Brazil’s supreme court has authorized an investigation of alleged corruption and obstruction of justice by President Jair Bolsonaro after the country’s outgoing justice minister accused him of attempting to interfere with federal police probes.

The 60-day investigation, approved Monday by Supreme Federal Court Justice José Celso de Mello Filho, plunges Brazil into a new political crisis as the country struggles to contain Latin America’s largest coronavirus outbreak.

Brazil’s popular justice minister, Sérgio Moro, resigned last week after saying Bolsonaro had fired the country’s top police commander to hinder investigations of his supporters and gain access to classified information.

“The president emphasized to me, explicitly, more than once, that he wanted someone who was a personal contact, whom he could call, from whom he could get information, intelligence reports,” Moro said.

“That really isn’t the role of the federal police to serve this kind of information,” he said.

Moro sent photos of messages he said he exchanged with the president that appeared to corroborate his claim to “National Journal,” Brazil’s most popular nightly news program.

Two of Bolsonaro’s sons, Flávio and Carlos, are under investigation for alleged embezzlement. The Folha de São Paulo news outlet reported last week that police are also investigating Carlos Bolsonaro for allegedly creating a fake-news ring to spread misinformation.

The new probe of the president’s activities was requested by Attorney General Augusto Aras. It will be conducted by the federal police. The agency has a unit that conducts investigations requested by the supreme court. Aras has also asked the investigators to determine whether Moro’s allegations are false and defamatory.

President Bolsonaro called the allegations baseless. He said that he did not try to shield family members from police investigations and that the appointment of the head of police was his to decide. “The prerogative is mine, and the day I have to submit to any of my subordinates, I cease to be president of the republic,” he told reporters last week.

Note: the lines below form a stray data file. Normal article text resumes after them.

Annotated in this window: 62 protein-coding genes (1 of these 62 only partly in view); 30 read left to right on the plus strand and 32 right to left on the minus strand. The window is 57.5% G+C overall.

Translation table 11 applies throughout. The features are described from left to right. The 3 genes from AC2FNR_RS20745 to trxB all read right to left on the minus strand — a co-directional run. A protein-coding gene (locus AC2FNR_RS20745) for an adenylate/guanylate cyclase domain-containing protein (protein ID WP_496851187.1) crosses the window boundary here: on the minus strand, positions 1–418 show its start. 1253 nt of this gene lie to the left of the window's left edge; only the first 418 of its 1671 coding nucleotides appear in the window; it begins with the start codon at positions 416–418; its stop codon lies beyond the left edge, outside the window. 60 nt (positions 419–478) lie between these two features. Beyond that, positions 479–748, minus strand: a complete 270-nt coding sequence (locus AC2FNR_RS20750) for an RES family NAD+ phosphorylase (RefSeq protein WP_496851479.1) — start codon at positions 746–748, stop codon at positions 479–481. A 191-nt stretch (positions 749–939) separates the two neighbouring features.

Bolsonaro was elected in 2018 on an anti-corruption platform in a country that had seen a string of presidents and other high-ranking officials accused, and in several cases convicted, of malfeasance. He quickly appointed Moro, the country’s most celebrated anti-corruption judge, to be his justice minister.

Moro rose to fame as the most prominent judge overseeing the vast Operation Car Wash corruption investigation, which has yielded more than 400 prosecutions in Brazil, upended the country’s political order and roiled the continent beyond. For a time, he was the closest thing Brazil had to a unifying figure.

But the partnership between Bolsonaro and Moro derailed — due, Moro said, to Bolsonaro’s interference. Moro himself came under scrutiny last year when the Intercept published messages sent during the Car Wash probe that appeared to show the then-judge advising federal prosecutors on how to try their cases against the country’s political elite, both in his courtroom and in the press.

Moro’s departure has split the president’s base and frayed alliances in the congress.

Moro’s claims, if proved, could form the basis for an impeachment trial. A poll on Monday showed that 57 percent of Brazilians would support Bolsonaro’s impeachment. He could be the third president to be removed from office since the military dictatorship ended in the 1980s.

President Dilma Rousseff was impeached in 2016 over controversial allegations that she violated budget laws. President Fernando Collor de Mello was impeached in 1992 on charges of illicit enrichment and perjury.

Bolsonaro has been criticized in Brazil and beyond for what is widely seen as his inadequate response to the coronavirus. The country has confirmed more than 67,000 cases and 4,600 deaths from covid-19, Latin America’s largest outbreak. With testing limited, both numbers are believed to be significant undercounts.

While state governors have imposed lockdowns, Bolsonaro has dismissed the virus as “a little flu” and urged Brazilians to get back to work. While some Brazilians have supported his calls, others have joined in nightly pot-banging protests from their houses and apartments.

Bolsonaro fired his health minister this month after they differed over social distancing. The minister, Luiz Henrique Mandetta, had repeatedly and publicly contradicted Bolsonaro on the coronavirus.

The headline on an earlier version of this report misstated the official who authorized the investigation of Bolsonaro. It was Justice José Celso de Mello Filho, not the chief justice, who is José Antonio Dias Toffoli.